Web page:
Returning to the Spirit of Pancasila
June 1 is commemorated as Pancasila Day, the philosophical foundation of the Indonesian state that bridges the country’s diversity.
Indonesia is not only blessed with vast natural resources but also the diversity of its people, languages, traditional cultures and religions. Such heterogeneity shapes the way we Indonesians live and makes us proud to be a part of our dear nation. Regardless of our differences in ethnicity, religion and language, we still manage to live side by side in harmony.
But that only appears on the surface. History recorded numerous conflicts across the archipelago — religious disputes being the most frequent.
Unfortunately today, there are some people who have not learned from the past since the first president of Indonesia, Sukarno, proposed the idea on June 1, 1945. Take, for example, the attacks on Indoneisa’s Ahmadiyah Muslims and the Bogor administration’s sealing off of a church, to name just a few examples.
Such religious intolerance, I’m afraid, comes from incorrect mindsets. A small group of people use their fanaticism and fail to understand the separation of state and religion. But religion should be kept to the private sphere.
Religious intolerance, as demonstrated by hard-liners, shows their unwillingness to accept pluralism in the community. In such cases, minority’s rights are not protected. Recent occurrences of injustice have put Indonesia in a shameful international spotlight.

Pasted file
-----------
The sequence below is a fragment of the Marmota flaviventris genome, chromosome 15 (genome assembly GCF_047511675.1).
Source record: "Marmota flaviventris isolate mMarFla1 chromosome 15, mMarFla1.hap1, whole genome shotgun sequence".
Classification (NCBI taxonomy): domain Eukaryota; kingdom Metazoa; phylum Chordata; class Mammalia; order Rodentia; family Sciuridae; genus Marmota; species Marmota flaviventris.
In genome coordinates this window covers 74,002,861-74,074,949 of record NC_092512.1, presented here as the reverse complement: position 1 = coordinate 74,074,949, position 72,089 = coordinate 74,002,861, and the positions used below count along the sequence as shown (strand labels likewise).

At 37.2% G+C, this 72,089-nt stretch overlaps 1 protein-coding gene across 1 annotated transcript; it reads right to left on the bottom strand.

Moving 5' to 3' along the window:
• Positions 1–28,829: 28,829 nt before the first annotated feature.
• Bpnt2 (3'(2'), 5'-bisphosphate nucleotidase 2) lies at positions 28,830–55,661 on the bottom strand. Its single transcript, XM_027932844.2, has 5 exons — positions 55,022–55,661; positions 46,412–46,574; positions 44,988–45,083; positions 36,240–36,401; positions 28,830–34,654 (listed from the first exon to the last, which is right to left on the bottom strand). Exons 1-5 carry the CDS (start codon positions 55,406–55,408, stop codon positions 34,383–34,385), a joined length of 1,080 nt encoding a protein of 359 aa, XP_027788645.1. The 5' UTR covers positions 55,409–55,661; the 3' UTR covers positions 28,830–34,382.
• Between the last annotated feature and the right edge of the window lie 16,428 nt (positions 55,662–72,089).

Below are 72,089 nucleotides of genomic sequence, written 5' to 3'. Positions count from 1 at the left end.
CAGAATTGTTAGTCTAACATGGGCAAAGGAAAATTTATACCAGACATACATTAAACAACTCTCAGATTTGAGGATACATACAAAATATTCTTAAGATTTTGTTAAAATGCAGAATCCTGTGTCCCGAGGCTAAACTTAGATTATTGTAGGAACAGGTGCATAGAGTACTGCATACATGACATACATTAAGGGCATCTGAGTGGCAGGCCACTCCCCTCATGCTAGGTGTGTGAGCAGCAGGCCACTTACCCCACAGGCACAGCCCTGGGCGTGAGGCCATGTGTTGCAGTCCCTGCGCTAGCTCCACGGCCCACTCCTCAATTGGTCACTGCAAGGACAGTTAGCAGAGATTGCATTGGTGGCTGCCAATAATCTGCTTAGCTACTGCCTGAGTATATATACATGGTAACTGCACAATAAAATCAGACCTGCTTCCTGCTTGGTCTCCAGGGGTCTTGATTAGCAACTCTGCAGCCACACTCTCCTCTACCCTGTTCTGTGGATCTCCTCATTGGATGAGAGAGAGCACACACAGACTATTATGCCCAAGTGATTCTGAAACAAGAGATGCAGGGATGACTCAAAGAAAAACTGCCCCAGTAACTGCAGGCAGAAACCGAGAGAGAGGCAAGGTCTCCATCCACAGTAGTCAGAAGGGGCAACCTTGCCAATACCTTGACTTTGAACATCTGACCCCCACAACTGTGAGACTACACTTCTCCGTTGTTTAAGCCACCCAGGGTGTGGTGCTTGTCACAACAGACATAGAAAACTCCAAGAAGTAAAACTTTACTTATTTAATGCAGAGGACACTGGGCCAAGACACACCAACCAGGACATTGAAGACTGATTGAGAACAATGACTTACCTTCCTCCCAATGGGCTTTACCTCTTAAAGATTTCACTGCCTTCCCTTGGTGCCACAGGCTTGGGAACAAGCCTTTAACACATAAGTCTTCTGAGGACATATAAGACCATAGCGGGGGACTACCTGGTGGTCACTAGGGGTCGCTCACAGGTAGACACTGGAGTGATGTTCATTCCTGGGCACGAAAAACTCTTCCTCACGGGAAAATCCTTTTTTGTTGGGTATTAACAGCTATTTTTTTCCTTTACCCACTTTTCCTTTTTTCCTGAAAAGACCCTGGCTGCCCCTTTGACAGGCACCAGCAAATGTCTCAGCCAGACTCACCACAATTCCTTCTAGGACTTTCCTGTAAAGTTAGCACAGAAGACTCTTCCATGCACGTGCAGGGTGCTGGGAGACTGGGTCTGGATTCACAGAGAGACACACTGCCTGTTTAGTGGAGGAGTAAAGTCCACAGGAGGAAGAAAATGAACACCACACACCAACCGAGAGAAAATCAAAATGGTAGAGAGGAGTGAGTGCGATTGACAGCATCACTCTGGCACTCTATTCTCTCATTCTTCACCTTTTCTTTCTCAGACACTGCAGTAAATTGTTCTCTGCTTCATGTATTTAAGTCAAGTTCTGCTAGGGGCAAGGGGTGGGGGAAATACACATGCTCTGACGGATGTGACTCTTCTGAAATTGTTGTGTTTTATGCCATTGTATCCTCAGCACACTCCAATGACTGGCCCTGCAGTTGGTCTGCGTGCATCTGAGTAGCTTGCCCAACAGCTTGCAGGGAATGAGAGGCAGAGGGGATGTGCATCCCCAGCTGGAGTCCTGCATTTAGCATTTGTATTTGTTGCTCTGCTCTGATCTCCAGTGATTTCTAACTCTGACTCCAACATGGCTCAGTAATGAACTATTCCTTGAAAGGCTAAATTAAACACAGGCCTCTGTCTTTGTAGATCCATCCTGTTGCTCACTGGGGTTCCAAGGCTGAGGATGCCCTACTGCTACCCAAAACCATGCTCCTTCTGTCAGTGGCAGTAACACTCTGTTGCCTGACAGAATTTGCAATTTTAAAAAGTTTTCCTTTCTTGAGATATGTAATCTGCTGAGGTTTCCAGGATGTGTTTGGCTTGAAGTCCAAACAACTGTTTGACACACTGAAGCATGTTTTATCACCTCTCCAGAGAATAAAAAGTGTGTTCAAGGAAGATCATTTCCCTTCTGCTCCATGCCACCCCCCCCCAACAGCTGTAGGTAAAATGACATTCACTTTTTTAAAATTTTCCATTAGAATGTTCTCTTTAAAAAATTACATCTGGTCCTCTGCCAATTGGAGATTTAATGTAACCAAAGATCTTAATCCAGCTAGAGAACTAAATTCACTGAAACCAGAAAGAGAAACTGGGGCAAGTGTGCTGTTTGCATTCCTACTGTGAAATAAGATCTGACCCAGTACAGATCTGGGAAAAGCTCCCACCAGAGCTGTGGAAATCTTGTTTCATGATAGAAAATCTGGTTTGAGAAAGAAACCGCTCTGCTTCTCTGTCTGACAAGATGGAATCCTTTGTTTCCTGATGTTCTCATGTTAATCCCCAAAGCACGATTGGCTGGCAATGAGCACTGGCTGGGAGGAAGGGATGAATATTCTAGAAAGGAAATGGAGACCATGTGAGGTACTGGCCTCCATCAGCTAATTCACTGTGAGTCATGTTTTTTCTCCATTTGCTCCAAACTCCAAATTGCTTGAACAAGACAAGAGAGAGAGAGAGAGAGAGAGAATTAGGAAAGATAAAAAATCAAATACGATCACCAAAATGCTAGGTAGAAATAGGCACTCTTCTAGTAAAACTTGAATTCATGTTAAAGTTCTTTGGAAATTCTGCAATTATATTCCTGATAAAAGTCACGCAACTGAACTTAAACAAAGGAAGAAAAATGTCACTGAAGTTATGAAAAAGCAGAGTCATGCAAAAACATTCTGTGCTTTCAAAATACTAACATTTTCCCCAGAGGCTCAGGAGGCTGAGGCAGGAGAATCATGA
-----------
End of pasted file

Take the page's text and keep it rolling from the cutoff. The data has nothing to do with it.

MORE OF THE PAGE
The challenge now is to reconstruct our image as an open and tolerant country. Above all else, the freedom to practice religion is guaranteed by our constitution.
Pancasila is the key to this challenge. Its first three principles tell us: Belief in the One and Only God, Just and Civilized Humanity, and the Unity of Indonesia. These principles reflect the foundation of communal life in shaping Indonesian society, supporting unity within pluralism.
In brief, most Indonesians have grasped and adopted the true meaning of Pancasila. Yet a small number of people see the ideology as an obstacle and potential clash within religions.
In practice, any kind of violence and oppression must be stopped. Strong and consistent law enforcement is required. This is valid for anyone, including for people from religious organizations. In its implementation, not only the police but rather every element of society should be involved, including the religious communities. Only by concrete action will the voice of the “silent majority” be heard.
Indonesia has been through a remarkable journey to go toward the reformation. This new era has given birth to democracy and freedom. It is therefore our duty to keep the spirit of Pancasila alive.